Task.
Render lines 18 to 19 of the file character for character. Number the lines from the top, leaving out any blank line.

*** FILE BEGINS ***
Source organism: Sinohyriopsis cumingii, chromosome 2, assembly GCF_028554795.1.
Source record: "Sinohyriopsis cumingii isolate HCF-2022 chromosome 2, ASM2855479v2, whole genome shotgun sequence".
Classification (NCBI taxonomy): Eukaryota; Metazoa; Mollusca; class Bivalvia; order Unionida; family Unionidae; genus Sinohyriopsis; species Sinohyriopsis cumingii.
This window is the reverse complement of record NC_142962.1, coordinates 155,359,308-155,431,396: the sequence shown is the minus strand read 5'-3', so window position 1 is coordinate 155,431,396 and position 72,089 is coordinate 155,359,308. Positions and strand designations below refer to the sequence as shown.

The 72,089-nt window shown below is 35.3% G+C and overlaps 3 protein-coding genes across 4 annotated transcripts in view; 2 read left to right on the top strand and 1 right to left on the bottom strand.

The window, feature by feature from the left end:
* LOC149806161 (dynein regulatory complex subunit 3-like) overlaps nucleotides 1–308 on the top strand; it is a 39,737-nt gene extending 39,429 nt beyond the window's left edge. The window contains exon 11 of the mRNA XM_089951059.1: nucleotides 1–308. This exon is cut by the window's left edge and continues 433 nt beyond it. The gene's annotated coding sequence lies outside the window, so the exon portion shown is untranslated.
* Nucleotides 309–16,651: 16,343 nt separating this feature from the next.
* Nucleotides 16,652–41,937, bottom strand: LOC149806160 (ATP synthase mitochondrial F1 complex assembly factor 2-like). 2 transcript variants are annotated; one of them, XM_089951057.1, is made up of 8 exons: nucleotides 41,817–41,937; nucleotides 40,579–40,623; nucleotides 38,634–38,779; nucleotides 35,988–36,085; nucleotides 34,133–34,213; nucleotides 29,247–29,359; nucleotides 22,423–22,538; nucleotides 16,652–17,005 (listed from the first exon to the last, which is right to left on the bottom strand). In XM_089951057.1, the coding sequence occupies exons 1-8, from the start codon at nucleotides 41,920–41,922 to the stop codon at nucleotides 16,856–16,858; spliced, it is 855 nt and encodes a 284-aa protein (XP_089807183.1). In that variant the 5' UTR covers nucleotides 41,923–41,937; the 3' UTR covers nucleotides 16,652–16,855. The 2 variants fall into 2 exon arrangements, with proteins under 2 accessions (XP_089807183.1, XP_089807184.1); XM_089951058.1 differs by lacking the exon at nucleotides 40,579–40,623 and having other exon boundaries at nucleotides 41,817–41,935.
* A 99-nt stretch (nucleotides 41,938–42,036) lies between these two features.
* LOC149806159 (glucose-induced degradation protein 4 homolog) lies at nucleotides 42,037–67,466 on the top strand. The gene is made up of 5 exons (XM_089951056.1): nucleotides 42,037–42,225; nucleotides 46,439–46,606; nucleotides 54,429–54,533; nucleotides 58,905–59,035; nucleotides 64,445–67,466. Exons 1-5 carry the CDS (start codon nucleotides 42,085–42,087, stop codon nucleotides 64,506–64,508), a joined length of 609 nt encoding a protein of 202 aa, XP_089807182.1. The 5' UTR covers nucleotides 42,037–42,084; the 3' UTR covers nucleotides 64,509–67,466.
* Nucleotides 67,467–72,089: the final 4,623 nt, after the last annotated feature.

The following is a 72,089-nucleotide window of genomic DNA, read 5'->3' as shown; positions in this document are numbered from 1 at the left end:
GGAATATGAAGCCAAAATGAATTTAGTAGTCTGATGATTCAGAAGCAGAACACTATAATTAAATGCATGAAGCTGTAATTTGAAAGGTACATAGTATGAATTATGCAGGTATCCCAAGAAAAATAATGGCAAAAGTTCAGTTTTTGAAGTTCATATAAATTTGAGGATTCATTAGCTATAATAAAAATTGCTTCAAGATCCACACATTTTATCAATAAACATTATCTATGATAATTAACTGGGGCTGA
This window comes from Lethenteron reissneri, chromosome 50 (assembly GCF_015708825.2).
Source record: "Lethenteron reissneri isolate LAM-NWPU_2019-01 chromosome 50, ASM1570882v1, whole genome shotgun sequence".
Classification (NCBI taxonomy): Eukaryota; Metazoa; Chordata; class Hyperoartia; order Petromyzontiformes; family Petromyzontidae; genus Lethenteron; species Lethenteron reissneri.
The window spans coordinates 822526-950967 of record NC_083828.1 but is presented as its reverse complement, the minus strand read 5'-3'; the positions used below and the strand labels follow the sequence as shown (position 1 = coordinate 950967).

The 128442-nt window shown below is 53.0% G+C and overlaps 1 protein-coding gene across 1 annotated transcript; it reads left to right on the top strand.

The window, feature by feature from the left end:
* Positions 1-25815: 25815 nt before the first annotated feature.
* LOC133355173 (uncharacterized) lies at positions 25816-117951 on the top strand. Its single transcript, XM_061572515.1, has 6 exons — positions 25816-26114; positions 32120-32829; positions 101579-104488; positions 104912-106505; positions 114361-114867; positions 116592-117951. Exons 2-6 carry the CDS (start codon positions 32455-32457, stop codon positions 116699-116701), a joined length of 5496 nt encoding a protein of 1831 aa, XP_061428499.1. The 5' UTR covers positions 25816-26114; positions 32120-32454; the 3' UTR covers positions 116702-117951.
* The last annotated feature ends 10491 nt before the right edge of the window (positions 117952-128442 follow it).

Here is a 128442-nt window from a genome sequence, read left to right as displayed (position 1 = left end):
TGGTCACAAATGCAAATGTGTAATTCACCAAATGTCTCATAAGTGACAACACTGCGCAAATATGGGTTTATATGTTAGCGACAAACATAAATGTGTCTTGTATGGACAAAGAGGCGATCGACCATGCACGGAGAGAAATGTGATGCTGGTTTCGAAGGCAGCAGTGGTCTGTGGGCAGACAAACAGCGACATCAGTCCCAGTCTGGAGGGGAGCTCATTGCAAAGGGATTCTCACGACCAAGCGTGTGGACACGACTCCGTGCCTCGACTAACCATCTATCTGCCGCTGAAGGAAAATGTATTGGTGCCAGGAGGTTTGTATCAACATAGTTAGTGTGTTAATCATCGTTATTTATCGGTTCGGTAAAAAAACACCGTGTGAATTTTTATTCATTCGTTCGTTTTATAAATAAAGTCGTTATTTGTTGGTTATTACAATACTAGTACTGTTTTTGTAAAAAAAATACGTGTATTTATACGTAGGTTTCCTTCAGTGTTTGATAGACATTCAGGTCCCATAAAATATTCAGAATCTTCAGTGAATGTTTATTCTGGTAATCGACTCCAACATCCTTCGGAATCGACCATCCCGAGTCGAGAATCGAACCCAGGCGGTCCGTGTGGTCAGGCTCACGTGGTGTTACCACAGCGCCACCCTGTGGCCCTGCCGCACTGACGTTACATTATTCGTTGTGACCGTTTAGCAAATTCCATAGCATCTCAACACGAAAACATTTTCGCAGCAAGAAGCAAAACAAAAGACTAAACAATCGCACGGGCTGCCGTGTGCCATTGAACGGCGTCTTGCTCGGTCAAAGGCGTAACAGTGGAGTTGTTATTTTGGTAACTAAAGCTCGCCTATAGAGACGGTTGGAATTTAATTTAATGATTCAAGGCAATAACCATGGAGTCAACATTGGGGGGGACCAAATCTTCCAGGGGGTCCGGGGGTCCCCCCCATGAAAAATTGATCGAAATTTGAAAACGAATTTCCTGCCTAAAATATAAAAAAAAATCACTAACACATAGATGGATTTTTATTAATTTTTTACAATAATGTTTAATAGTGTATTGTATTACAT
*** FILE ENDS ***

The window spans coordinates 822526-950967 of record NC_083828.1 but is presented as its reverse complement, the minus strand read 5'-3'; the positions used below and the strand labels follow the sequence as shown (position 1 = coordinate 950967).

The 128442-nt window shown below is 53.0% G+C and overlaps 1 protein-coding gene across 1 annotated transcript; it reads left to right on the top strand.